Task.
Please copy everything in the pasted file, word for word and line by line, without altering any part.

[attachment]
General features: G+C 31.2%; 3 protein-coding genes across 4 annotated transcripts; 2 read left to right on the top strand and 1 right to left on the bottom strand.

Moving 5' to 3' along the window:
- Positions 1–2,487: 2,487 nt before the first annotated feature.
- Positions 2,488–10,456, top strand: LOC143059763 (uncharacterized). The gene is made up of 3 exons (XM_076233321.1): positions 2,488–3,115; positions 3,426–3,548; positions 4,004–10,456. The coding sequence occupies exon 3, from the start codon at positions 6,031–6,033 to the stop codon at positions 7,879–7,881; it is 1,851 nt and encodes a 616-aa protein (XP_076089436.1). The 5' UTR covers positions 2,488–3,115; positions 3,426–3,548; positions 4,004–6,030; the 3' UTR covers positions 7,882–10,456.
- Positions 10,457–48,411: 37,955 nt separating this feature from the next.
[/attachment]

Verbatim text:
General features: G+C 31.2%; 3 protein-coding genes across 4 annotated transcripts; 2 read left to right on the top strand and 1 right to left on the bottom strand.

Moving 5' to 3' along the window:
- Positions 1–2,487: 2,487 nt before the first annotated feature.
- Positions 2,488–10,456, top strand: LOC143059763 (uncharacterized). The gene is made up of 3 exons (XM_076233321.1): positions 2,488–3,115; positions 3,426–3,548; positions 4,004–10,456. The coding sequence occupies exon 3, from the start codon at positions 6,031–6,033 to the stop codon at positions 7,879–7,881; it is 1,851 nt and encodes a 616-aa protein (XP_076089436.1). The 5' UTR covers positions 2,488–3,115; positions 3,426–3,548; positions 4,004–6,030; the 3' UTR covers positions 7,882–10,456.
- Positions 10,457–48,411: 37,955 nt separating this feature from the next.